Boston Investing City Deposits In Support of Public Policy Goals – Next City
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Boston Investing City Deposits In Support of Public Policy Goals

Working at the city treasury certainly doesn’t seem like the most exciting job to most people. City treasurers or chief financial officers are very likely to have some clever, ironic way of saying they have the most boring job in city government.

At the Boston Treasury Department, overseen by Boston Chief Financial Officer Emme Handy, the team can sometimes feel a bit of FOMO — fear of missing out — as they watch their colleagues around them in city government make announcements about things like workforce gender equity, increased funding for immigrant legal defense, a thousand more Section 8 Vouchers. Even the Boston regional planning agency just hired its second artist-in-residence.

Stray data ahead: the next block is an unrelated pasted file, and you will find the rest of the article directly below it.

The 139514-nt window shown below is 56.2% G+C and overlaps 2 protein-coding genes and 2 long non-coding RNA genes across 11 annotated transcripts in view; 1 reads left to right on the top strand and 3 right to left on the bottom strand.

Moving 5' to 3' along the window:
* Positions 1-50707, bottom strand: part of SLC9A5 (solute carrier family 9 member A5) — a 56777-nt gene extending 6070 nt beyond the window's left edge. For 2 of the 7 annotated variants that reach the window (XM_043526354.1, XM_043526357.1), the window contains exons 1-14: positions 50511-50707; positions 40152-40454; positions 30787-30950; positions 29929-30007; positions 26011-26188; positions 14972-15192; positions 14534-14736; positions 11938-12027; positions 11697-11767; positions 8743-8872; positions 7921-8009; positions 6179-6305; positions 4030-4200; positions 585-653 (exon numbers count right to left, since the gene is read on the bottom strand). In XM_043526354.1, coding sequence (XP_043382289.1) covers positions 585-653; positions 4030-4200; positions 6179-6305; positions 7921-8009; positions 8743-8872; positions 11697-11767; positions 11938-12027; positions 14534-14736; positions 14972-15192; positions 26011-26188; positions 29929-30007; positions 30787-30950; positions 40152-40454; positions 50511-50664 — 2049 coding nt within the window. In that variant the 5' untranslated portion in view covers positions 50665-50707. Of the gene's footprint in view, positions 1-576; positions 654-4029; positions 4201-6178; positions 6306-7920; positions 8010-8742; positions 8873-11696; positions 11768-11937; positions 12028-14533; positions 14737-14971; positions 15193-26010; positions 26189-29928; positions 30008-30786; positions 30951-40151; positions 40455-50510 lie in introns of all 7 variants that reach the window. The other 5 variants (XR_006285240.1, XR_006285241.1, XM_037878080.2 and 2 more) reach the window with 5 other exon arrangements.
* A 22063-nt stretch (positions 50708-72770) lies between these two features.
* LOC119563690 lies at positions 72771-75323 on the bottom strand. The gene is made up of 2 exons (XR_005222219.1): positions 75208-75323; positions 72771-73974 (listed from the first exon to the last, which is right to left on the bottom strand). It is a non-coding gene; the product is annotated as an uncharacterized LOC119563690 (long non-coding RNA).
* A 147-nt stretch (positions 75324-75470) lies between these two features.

“Other departments are doing really great, important things that are very visible to folks in terms of affordable housing and positive police-community relations, the list goes on,” Handy says. “There’s so many things that the city is pro-actively engaged in, and so we wanted to take the spirit of that, of what the city does every day in some of our forward-facing departments and try to apply that to some of the back-of-the-house type work that the treasury department and the administration and finance cabinet in general does.”

At any moment, the City of Boston has about $1.5 billion in its various operating accounts held at a collection of banks in the Boston area. Under Handy’s leadership, the Boston Treasury Department has joined a number of others all around the country who think city deposits can be put to better use while they are sitting around. In Boston, the Treasury Department has found at least $250 million that it has authority and flexibility to invest toward a higher purpose.

“There’s a way that we can do what we’re supposed to, which is first and foremost keep the money safe, but [there is also] a way that we can leverage these particular assets to perform some kind of secondary goal,” says Drew Smith, who works at the Boston Treasury Department.